Brief educational interventions to improve performance on novel quality metrics in ambulatory settings in Kenya: A multi-site pre-post effectiveness trial

PLoS One. 2017 Apr 14;12(4):e0174566. doi: 10.1371/journal.pone.0174566. eCollection 2017.


Background: The quality of primary care delivered in resource-limited settings is low. While some progress has been made using educational interventions, it is not yet clear how to sustainably improve care for common acute illnesses in the outpatient setting. Management of urinary tract infection is particularly important in resource-limited settings, where it is commonly diagnosed and associated with high levels of antimicrobial resistance. We describe an educational programme targeting non-physician health care providers and its effects on various clinical quality metrics for urinary tract infection.

Methods: We used a series of educational interventions including 1) formal introduction of a clinical practice guideline, 2) peer-to-peer chart review, and 3) peer-reviewed literature describing local antimicrobial resistance patterns. Interventions were conducted for clinical officers (N = 24) at two outpatient centers near Nairobi, Kenya over a one-year period. The medical records of 474 patients with urinary tract infections were scored on five clinical quality metrics, with the primary outcome being the proportion of cases in which the guideline-recommended antibiotic was prescribed. The results at baseline and following each intervention were compared using chi-squared tests and unpaired two-tailed T-tests for significance. Logistic regression analysis was used to assess for possible confounders.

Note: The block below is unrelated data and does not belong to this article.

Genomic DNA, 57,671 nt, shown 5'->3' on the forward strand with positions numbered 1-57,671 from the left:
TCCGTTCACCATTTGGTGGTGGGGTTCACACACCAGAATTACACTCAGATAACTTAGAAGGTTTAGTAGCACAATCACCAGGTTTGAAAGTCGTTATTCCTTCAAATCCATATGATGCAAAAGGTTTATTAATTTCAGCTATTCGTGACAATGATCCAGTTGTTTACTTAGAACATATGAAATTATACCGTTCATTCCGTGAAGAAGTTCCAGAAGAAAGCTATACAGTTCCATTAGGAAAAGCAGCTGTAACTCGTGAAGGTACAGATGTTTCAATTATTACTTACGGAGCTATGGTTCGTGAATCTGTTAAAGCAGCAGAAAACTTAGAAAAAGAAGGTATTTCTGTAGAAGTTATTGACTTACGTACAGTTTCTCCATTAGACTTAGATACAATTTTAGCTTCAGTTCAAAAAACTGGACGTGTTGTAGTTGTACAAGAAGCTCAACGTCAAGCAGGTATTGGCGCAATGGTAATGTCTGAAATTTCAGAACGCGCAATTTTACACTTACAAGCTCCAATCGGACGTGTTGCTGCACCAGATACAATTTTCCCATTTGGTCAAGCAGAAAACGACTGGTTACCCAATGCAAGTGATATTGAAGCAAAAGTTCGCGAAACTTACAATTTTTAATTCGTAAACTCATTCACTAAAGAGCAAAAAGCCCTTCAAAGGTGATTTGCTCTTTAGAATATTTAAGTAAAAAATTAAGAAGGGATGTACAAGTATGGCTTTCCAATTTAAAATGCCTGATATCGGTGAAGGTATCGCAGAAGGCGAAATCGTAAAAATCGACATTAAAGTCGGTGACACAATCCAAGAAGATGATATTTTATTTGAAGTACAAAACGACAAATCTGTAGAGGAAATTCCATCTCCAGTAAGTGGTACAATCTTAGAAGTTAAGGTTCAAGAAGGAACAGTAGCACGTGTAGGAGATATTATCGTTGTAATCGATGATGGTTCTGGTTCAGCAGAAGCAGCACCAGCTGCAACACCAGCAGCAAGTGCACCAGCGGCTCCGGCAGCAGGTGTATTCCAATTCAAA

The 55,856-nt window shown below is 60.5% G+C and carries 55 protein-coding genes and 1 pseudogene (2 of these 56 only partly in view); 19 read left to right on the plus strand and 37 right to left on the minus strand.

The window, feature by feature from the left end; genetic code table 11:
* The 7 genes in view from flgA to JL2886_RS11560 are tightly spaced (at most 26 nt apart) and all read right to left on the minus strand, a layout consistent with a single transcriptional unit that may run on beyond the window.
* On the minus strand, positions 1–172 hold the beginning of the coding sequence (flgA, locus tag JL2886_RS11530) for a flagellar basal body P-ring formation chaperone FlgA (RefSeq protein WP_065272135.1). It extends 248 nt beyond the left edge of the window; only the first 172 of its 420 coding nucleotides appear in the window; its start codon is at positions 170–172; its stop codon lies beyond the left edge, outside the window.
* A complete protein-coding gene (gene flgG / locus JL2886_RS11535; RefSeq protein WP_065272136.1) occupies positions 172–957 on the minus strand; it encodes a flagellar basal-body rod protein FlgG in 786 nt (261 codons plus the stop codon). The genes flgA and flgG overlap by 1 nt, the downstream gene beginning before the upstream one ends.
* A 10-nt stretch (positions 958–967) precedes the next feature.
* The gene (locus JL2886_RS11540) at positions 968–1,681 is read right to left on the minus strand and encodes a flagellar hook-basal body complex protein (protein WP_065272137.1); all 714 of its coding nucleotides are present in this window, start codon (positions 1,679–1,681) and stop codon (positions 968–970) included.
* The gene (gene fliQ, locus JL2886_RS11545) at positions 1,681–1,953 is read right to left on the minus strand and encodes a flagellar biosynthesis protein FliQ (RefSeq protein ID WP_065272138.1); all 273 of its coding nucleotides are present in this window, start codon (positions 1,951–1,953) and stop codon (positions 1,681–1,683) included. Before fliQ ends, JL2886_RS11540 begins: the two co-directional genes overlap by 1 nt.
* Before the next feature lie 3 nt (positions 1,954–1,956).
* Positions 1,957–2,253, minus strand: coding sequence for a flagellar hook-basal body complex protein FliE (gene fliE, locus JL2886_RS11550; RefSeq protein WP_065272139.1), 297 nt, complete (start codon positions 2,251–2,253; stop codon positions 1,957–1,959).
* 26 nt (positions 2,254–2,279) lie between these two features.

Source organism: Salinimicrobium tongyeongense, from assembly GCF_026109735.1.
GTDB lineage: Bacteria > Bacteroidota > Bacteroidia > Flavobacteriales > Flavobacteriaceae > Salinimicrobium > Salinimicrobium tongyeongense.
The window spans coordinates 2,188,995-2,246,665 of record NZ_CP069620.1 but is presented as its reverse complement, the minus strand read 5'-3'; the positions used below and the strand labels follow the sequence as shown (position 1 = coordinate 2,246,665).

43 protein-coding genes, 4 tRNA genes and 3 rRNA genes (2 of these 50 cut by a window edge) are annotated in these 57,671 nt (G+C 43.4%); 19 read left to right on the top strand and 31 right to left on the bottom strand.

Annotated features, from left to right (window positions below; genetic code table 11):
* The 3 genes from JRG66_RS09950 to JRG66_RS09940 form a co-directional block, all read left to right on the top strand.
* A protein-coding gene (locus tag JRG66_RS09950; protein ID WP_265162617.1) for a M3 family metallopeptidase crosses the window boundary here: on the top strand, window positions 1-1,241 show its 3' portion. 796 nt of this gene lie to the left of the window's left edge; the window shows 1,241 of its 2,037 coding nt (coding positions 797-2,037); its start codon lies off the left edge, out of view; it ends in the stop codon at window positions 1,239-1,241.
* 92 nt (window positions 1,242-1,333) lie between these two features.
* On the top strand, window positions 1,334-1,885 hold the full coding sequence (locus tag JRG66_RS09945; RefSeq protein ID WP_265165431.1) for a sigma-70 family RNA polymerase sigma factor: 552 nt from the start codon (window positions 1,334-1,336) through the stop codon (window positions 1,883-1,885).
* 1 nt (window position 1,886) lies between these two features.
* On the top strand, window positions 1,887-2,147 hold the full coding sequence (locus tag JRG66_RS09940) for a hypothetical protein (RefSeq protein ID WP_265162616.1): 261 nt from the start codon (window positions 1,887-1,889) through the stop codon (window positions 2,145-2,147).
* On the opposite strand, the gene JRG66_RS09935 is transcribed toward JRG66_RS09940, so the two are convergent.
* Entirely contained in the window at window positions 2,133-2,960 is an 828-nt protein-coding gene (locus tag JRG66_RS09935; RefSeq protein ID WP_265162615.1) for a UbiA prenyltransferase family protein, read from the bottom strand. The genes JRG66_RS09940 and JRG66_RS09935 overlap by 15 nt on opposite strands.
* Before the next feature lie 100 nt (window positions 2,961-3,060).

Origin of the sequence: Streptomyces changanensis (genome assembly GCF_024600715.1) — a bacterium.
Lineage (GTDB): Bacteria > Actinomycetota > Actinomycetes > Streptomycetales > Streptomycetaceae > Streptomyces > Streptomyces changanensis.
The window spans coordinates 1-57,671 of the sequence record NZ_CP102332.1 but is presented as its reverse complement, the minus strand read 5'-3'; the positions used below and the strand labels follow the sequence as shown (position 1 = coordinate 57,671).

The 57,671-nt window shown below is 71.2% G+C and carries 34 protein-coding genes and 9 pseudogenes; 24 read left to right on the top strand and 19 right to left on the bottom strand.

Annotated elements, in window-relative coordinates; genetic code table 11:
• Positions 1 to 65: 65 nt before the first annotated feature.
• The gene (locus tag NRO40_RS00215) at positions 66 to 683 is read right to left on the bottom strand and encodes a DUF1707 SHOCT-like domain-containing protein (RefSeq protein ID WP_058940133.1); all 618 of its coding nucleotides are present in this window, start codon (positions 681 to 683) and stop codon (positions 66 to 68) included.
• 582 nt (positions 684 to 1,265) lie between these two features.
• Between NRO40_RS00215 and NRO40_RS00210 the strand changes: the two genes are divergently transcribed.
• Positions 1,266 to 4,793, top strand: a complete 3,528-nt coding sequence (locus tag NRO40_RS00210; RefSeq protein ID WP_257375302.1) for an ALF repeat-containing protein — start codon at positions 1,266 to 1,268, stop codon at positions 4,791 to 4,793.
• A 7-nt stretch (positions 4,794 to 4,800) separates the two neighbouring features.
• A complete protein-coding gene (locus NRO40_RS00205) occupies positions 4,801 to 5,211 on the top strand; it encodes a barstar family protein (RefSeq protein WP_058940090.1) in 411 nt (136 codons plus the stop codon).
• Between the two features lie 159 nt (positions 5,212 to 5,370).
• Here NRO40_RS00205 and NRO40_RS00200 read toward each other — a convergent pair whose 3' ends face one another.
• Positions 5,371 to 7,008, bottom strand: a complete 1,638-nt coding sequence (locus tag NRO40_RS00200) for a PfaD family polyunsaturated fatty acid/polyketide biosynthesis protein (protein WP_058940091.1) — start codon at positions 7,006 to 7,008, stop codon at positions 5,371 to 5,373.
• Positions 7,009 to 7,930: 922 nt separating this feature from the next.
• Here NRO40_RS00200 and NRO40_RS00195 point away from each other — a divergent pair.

Findings: Clinician adherence to the guideline-recommended antibiotic improved significantly during the study period, from 19% at baseline to 68% following all interventions (Χ2 = 150.7, p < 0.001). The secondary outcome of composite quality score also improved significantly from an average of 2.16 to 3.00 on a five-point scale (t = 6.58, p < 0.001). Interventions had different effects at different clinical sites; the primary outcome of appropriate antibiotic prescription was met 83% of the time at Penda Health, and 50% of the time at AICKH, possibly reflecting differences in onboarding and management of clinical officers. Logistic regression analysis showed that intervention stage and clinical site were independent predictors of the primary outcome (p < 0.0001), while all other features, including provider and patient age, were not significant at a conservative threshold of p < 0.05.

Conclusion: This study shows that brief educational interventions can dramatically improve the quality of care for routine acute illnesses in the outpatient setting. Measurement of quality metrics allows for further targeting of educational interventions depending on the needs of the providers and the community. Further study is needed to expand routine measurement of quality metrics and to identify the interventions that are most effective in improving quality of care.

MeSH terms

  • Anti-Bacterial Agents / therapeutic use
  • Delivery of Health Care* / statistics & numerical data
  • Health Education*
  • Health Personnel / education*
  • Humans
  • Kenya
  • Logistic Models
  • Primary Health Care
  • Program Development
  • Program Evaluation*
  • Urinary Tract Infections / drug therapy


  • Anti-Bacterial Agents